The OK End of Funny Town by Mark Polanzak
English | 2020 | General Fiction/Classics | ePUB | 3.2 MB
A fastidious pet robot with a knack for knitting. A soporific giant pitching camp in the middle of a city. A mysterious mime whose upcoming performance has the whole town on edge.
The stories in Mark Polanzak’s BOA Short Fiction Prize-winning The OK End of Funny Town stitch fantastic situations into the drab fabric of everyday life. Polanzak delights in stretching every boundary he encounters, from the new focus on practical learning at the New Community School, to the ever-changing tastes of diners in search of the next big trend in local cuisine.
Wondrous yet familiar, The OK End of Funny Town excavates the layers between our collective obsession with passing fads and our secret yearning for lasting connection.
The surprisingly few eyewitness reports stated that the giant walked, more or less, up Main Street from the west, stepping on the pavement and sometimes in patches of trees in parks and backyards, just before dawn. He stopped in the square, choosing to sit in the brick courtyard of the city hall, and leaned back against the big stone church, blocking off traffic on Elm and Putnam. Authorities discovered that he had successfully avoided stomping on parked cars and most of the city’s infrastructure, but that many swing sets, water fountains, jungle gyms, basketball hoops, grills, and gardens had been “smooshed.” No one knew if any birds or squirrels, likely sleeping in the parks and backyards, had been flattened.
The giant was still sitting in the square in the morning. A crisp and blue Monday morning in September. We found police cruisers and fire trucks parked with lights flashing in a two-block radius of the giant. Residents of the buildings within the zone were evacuated. Businesses were cleared and shuttered. There wasn’t a TV or radio station broadcasting anything but news of the giant. Live footage from a helicopter aired endlessly. The giant was taller than the city hall, the stone church, and the apartment buildings, even while sitting. Few of us saw him erect. He wore baggy tattered brown pants drawn by a red rope, an ill-fitting faded green shirt, and no shoes. He was human. He had human feet. Human hands. A brown satchel was strapped around his torso. He occasionally reached into the satchel to remove handfuls of giant berries and something else that crunched and echoed throughout town. He had long, stringy blond hair that fell on either side of his face, down to his shoulders—except in back, where a few strands had been pulled and tied up with a giant red band. No one had heard him speak. No one, as far as we knew, had attempted to communicate.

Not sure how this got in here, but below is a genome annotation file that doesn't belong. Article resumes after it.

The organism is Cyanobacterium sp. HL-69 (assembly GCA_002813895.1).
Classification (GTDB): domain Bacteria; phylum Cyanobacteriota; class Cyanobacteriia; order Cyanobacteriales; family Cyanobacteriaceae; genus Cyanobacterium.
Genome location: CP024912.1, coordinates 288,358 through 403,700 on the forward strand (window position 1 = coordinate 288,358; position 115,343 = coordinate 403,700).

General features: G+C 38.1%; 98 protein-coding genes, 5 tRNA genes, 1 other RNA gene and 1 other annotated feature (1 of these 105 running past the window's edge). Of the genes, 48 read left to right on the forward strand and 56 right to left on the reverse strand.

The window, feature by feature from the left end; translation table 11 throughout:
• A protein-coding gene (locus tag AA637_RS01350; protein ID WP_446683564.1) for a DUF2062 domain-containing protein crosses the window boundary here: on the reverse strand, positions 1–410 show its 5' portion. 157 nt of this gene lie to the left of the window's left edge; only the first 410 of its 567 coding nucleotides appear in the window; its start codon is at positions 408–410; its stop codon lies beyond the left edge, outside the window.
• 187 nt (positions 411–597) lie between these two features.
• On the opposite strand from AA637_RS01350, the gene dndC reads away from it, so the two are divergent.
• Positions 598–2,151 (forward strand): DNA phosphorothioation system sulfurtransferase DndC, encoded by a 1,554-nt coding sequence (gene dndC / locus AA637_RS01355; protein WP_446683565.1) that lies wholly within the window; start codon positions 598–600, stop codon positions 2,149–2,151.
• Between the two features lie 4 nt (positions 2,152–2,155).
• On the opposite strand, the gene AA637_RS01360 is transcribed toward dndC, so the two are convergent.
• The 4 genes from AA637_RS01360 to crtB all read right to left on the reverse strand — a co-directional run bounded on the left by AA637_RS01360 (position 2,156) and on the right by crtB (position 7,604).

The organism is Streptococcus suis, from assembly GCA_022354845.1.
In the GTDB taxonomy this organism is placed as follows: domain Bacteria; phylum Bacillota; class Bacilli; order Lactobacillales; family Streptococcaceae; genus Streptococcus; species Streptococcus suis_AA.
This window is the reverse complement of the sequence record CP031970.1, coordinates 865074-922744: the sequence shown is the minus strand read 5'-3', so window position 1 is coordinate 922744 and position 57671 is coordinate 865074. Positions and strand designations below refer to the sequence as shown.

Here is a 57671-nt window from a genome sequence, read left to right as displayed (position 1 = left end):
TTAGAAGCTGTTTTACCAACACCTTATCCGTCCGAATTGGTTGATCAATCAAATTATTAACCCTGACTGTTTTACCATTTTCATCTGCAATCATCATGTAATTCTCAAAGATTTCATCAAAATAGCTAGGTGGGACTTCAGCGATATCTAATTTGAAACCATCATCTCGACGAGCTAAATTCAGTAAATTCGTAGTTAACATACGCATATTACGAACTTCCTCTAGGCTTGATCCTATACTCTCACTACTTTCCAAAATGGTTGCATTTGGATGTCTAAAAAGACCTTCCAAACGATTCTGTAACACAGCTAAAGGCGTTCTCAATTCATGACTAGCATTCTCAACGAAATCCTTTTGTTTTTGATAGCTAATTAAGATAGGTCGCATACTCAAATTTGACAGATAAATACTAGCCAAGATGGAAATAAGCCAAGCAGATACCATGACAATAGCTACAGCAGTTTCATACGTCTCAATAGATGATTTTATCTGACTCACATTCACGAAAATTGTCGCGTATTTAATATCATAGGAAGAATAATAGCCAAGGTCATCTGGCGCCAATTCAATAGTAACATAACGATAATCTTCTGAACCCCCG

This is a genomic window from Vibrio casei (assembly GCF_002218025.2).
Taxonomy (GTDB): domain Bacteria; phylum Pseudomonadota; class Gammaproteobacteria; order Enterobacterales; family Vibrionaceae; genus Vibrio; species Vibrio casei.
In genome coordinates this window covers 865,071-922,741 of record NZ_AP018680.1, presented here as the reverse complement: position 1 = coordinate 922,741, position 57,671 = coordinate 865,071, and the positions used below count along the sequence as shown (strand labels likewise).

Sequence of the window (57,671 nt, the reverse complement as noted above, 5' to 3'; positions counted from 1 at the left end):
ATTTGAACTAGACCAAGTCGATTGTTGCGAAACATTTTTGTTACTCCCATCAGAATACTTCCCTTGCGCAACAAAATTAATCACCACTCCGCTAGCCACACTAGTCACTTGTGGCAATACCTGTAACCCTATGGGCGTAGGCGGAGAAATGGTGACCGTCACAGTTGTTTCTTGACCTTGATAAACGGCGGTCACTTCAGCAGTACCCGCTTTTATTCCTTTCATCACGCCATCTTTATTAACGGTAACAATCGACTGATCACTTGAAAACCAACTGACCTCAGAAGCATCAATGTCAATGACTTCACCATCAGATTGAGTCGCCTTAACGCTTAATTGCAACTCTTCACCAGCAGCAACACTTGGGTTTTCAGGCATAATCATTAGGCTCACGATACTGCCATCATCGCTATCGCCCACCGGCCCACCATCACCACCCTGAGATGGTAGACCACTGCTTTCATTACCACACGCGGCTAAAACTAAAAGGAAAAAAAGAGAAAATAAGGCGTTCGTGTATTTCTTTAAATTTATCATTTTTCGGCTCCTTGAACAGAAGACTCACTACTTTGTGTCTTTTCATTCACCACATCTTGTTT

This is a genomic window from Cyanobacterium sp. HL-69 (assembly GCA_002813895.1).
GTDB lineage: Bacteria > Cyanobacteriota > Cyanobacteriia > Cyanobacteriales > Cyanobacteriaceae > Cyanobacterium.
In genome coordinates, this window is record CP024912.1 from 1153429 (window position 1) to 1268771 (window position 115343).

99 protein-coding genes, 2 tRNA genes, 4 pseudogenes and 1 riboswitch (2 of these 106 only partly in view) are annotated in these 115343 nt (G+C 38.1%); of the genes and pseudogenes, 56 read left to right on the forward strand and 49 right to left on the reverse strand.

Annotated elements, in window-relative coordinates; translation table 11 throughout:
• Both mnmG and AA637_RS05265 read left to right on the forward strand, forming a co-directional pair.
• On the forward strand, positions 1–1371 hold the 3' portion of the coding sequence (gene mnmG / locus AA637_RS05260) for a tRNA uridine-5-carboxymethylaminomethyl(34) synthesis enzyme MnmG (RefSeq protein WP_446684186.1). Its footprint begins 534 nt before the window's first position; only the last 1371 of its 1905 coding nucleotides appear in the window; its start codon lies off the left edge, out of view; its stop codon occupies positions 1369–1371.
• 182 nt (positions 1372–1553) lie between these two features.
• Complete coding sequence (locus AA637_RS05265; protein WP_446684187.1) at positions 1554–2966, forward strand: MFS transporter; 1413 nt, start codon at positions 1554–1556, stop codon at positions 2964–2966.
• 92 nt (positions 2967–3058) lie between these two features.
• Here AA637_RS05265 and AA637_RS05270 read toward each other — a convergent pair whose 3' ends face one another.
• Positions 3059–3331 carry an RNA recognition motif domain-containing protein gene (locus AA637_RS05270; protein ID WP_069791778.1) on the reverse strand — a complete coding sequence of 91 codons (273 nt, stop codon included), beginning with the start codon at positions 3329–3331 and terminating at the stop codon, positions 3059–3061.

Since the giant seemed to have purposefully avoided crushing our homes and cars and had made no indication that he wanted to hurt us, we did not panic. Even the flashing lights and sirens did not inspire anxiety. The newscasts were not fear-driven. The reporters were curious. It wasn’t an emergency to anyone. It was awestriking. Eventually, the sirens were silenced. The flashers were shut off. You could hear laughter in the streets. When he reached for more food, there were gasps of joy. Children were held on shoulders to have a look.
The mayor, around three o’clock that first day, was raised up on a cherry picker and handed a megaphone. He said to the giant, “Hello.” The whole town was silent, awaiting a response. When, after a minute had passed and the giant had reached for another handful of food, the mayor repeated himself, adding his name, title, the name of our city, and a welcome message. To our great delight, the giant finally acknowledged the mayor, turning to him and emanating a ground-shaking three-syllable reply. But we could not understand. He was not an English speaker.
Professors from the language department of the university listened to the recording, determining that it was not something they had ever heard before. Linguistic anthropologists then went to work on the recording. They were not sure either. Verbal communication was placed on hold.